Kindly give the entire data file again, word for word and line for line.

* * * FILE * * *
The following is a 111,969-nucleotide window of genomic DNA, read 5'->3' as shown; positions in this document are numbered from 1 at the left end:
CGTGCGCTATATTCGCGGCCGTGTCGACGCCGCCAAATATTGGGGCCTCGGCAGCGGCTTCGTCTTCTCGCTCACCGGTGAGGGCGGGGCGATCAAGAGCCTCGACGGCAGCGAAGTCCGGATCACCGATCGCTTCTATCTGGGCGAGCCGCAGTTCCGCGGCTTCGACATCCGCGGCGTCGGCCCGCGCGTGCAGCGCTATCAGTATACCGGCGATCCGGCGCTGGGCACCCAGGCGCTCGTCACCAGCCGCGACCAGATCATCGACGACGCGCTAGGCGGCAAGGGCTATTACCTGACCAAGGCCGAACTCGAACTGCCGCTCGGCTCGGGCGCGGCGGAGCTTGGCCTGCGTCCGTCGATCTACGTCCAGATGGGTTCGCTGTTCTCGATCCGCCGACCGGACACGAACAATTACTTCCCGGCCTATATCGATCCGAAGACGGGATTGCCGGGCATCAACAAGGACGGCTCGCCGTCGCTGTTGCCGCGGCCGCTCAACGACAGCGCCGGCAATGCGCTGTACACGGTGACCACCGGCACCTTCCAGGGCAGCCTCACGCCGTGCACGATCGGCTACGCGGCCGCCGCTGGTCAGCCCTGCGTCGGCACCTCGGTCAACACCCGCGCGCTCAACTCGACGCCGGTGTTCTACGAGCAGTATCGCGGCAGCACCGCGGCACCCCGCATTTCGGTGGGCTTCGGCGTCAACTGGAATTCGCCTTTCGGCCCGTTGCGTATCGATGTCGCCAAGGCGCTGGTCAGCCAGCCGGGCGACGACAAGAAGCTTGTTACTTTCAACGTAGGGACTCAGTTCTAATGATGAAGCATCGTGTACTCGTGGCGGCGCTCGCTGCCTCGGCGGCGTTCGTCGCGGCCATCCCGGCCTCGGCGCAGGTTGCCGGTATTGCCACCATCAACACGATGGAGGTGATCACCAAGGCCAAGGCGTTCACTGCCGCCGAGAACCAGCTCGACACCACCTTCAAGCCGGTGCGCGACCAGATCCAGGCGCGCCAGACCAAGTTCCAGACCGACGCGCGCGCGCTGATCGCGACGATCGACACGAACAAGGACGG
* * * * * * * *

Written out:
The following is a 111,969-nucleotide window of genomic DNA, read 5'->3' as shown; positions in this document are numbered from 1 at the left end:
CGTGCGCTATATTCGCGGCCGTGTCGACGCCGCCAAATATTGGGGCCTCGGCAGCGGCTTCGTCTTCTCGCTCACCGGTGAGGGCGGGGCGATCAAGAGCCTCGACGGCAGCGAAGTCCGGATCACCGATCGCTTCTATCTGGGCGAGCCGCAGTTCCGCGGCTTCGACATCCGCGGCGTCGGCCCGCGCGTGCAGCGCTATCAGTATACCGGCGATCCGGCGCTGGGCACCCAGGCGCTCGTCACCAGCCGCGACCAGATCATCGACGACGCGCTAGGCGGCAAGGGCTATTACCTGACCAAGGCCGAACTCGAACTGCCGCTCGGCTCGGGCGCGGCGGAGCTTGGCCTGCGTCCGTCGATCTACGTCCAGATGGGTTCGCTGTTCTCGATCCGCCGACCGGACACGAACAATTACTTCCCGGCCTATATCGATCCGAAGACGGGATTGCCGGGCATCAACAAGGACGGCTCGCCGTCGCTGTTGCCGCGGCCGCTCAACGACAGCGCCGGCAATGCGCTGTACACGGTGACCACCGGCACCTTCCAGGGCAGCCTCACGCCGTGCACGATCGGCTACGCGGCCGCCGCTGGTCAGCCCTGCGTCGGCACCTCGGTCAACACCCGCGCGCTCAACTCGACGCCGGTGTTCTACGAGCAGTATCGCGGCAGCACCGCGGCACCCCGCATTTCGGTGGGCTTCGGCGTCAACTGGAATTCGCCTTTCGGCCCGTTGCGTATCGATGTCGCCAAGGCGCTGGTCAGCCAGCCGGGCGACGACAAGAAGCTTGTTACTTTCAACGTAGGGACTCAGTTCTAATGATGAAGCATCGTGTACTCGTGGCGGCGCTCGCTGCCTCGGCGGCGTTCGTCGCGGCCATCCCGGCCTCGGCGCAGGTTGCCGGTATTGCCACCATCAACACGATGGAGGTGATCACCAAGGCCAAGGCGTTCACTGCCGCCGAGAACCAGCTCGACACCACCTTCAAGCCGGTGCGCGACCAGATCCAGGCGCGCCAGACCAAGTTCCAGACCGACGCGCGCGCGCTGATCGCGACGATCGACACGAACAAGGACGG